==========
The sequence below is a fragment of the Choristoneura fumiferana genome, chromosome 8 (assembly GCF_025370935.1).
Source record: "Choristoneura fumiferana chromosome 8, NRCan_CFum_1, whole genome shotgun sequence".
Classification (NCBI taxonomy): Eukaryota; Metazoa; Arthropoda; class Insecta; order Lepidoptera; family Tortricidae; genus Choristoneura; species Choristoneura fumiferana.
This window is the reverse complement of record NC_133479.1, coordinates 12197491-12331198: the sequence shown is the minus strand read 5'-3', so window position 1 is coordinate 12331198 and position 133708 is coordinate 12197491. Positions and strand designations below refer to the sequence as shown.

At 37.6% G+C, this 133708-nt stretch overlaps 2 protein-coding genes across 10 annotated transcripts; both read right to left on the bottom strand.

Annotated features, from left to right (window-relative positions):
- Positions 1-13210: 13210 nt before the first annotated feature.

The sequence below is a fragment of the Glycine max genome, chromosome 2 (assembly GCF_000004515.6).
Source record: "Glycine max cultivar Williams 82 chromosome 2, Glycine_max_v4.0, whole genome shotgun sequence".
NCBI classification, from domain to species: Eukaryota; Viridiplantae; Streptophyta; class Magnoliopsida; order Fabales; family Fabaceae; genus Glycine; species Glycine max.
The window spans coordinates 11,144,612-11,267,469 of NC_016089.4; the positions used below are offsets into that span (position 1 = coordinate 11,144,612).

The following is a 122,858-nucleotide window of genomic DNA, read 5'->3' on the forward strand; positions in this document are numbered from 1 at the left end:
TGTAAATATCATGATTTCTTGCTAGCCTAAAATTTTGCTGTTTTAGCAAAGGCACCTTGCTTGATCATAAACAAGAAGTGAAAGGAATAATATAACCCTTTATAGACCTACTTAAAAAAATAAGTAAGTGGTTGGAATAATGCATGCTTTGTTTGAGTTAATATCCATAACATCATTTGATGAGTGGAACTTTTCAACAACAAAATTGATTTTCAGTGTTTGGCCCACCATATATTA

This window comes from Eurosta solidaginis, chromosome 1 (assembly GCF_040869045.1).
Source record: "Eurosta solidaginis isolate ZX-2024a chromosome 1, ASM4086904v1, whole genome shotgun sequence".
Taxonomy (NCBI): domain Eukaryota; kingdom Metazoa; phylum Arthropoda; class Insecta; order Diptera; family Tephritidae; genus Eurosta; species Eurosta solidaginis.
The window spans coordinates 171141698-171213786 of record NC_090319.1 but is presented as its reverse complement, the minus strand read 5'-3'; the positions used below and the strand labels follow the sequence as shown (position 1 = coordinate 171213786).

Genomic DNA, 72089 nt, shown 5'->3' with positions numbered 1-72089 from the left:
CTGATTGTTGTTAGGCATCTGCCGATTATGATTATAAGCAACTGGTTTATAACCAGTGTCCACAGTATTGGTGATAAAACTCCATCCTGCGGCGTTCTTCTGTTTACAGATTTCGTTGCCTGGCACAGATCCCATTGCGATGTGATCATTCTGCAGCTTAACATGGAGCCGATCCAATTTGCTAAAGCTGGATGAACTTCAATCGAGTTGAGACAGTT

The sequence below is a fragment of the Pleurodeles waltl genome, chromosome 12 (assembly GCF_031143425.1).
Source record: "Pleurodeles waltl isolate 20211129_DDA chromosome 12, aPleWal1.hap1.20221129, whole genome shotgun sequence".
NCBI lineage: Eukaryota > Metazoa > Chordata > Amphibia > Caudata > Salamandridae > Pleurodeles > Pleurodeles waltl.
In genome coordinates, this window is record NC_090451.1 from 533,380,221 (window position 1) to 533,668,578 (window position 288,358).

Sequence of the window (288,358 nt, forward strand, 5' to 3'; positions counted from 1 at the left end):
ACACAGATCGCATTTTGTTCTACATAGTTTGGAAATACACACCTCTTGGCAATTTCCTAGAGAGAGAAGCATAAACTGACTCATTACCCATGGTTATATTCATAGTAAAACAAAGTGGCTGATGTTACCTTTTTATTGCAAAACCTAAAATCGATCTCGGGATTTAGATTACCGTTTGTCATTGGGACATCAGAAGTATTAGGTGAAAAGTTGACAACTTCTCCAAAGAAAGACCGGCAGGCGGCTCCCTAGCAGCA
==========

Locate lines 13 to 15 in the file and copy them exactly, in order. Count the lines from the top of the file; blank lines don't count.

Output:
TGTAAATATCATGATTTCTTGCTAGCCTAAAATTTTGCTGTTTTAGCAAAGGCACCTTGCTTGATCATAAACAAGAAGTGAAAGGAATAATATAACCCTTTATAGACCTACTTAAAAAAATAAGTAAGTGGTTGGAATAATGCATGCTTTGTTTGAGTTAATATCCATAACATCATTTGATGAGTGGAACTTTTCAACAACAAAATTGATTTTCAGTGTTTGGCCCACCATATATTA

This window comes from Eurosta solidaginis, chromosome 1 (assembly GCF_040869045.1).
Source record: "Eurosta solidaginis isolate ZX-2024a chromosome 1, ASM4086904v1, whole genome shotgun sequence".